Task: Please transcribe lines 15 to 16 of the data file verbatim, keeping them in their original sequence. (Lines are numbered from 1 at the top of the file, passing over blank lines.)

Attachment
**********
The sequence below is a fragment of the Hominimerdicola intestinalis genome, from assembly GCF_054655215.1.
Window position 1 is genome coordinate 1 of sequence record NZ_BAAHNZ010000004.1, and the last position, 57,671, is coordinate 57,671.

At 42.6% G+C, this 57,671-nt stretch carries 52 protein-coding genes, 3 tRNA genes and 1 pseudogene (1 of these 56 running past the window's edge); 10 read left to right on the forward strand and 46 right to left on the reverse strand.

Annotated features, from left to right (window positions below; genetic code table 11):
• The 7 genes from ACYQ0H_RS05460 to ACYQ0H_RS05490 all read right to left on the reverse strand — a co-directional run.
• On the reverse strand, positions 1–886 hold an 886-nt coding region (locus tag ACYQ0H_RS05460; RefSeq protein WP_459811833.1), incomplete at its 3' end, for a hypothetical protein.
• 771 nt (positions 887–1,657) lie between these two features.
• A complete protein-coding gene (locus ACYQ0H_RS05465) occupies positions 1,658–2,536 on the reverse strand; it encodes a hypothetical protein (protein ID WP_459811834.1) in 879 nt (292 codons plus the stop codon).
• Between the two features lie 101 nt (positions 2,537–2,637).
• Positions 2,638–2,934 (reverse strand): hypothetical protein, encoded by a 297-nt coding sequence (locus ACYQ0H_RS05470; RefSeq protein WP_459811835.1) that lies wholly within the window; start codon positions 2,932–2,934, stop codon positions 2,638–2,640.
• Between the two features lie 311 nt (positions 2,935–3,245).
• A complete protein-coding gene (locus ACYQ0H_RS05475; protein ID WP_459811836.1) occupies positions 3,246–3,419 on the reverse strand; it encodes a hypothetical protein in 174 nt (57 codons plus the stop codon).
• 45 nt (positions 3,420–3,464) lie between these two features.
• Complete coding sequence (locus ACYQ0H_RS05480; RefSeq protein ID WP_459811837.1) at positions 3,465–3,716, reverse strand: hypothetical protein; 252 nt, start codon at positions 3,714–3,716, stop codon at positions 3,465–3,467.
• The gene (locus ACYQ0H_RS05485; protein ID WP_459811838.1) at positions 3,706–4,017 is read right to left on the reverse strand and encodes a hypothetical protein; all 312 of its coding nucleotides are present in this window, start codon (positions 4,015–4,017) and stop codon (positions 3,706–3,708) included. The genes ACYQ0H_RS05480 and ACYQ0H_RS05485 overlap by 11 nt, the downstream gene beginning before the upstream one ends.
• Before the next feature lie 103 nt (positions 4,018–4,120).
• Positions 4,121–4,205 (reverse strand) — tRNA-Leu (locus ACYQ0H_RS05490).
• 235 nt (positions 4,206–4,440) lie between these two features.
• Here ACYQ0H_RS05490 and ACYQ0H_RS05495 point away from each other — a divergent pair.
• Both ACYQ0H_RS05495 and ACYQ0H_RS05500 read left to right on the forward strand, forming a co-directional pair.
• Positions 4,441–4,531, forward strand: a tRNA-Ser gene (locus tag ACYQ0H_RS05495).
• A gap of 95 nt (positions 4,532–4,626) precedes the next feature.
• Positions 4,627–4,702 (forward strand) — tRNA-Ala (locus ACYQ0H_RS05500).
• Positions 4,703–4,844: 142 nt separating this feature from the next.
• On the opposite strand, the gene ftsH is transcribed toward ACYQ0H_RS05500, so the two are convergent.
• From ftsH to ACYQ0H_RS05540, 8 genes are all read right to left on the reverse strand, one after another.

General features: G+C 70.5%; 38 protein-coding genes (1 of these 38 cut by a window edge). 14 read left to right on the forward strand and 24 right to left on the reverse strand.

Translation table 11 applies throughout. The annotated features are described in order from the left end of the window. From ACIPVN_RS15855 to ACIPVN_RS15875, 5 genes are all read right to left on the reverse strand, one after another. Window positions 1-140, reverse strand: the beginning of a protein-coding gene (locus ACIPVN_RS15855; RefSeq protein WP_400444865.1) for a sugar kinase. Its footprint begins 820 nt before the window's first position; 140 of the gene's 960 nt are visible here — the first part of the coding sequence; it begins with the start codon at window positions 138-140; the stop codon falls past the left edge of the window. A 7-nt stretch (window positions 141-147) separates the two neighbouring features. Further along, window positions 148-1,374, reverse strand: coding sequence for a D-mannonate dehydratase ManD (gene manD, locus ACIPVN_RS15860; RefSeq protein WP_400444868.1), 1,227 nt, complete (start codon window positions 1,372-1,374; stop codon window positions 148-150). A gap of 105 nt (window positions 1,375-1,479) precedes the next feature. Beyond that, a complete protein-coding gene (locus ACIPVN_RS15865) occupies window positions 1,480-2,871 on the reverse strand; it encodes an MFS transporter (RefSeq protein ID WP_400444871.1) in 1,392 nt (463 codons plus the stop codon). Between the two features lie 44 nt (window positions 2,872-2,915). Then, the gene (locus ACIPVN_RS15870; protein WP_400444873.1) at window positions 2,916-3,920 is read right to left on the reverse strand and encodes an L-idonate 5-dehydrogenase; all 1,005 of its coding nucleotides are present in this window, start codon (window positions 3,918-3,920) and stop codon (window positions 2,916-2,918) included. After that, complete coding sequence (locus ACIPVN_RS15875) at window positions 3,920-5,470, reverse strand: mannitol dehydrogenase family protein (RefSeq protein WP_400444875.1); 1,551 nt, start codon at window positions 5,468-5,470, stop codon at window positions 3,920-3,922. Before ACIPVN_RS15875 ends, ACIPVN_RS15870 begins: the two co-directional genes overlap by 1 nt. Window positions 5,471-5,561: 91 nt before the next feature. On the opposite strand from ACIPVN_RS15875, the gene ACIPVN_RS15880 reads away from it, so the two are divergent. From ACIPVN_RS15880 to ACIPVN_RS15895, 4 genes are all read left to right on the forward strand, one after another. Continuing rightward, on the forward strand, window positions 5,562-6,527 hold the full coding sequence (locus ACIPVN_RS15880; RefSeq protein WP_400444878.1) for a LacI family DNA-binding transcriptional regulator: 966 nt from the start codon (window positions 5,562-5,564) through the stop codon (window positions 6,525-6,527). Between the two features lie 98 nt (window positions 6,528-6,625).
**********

• The gene (locus ACYQ0H_RS05485; protein ID WP_459811838.1) at positions 3,706–4,017 is read right to left on the reverse strand and encodes a hypothetical protein; all 312 of its coding nucleotides are present in this window, start codon (positions 4,015–4,017) and stop codon (positions 3,706–3,708) included. The genes ACYQ0H_RS05480 and ACYQ0H_RS05485 overlap by 11 nt, the downstream gene beginning before the upstream one ends.
• Before the next feature lie 103 nt (positions 4,018–4,120).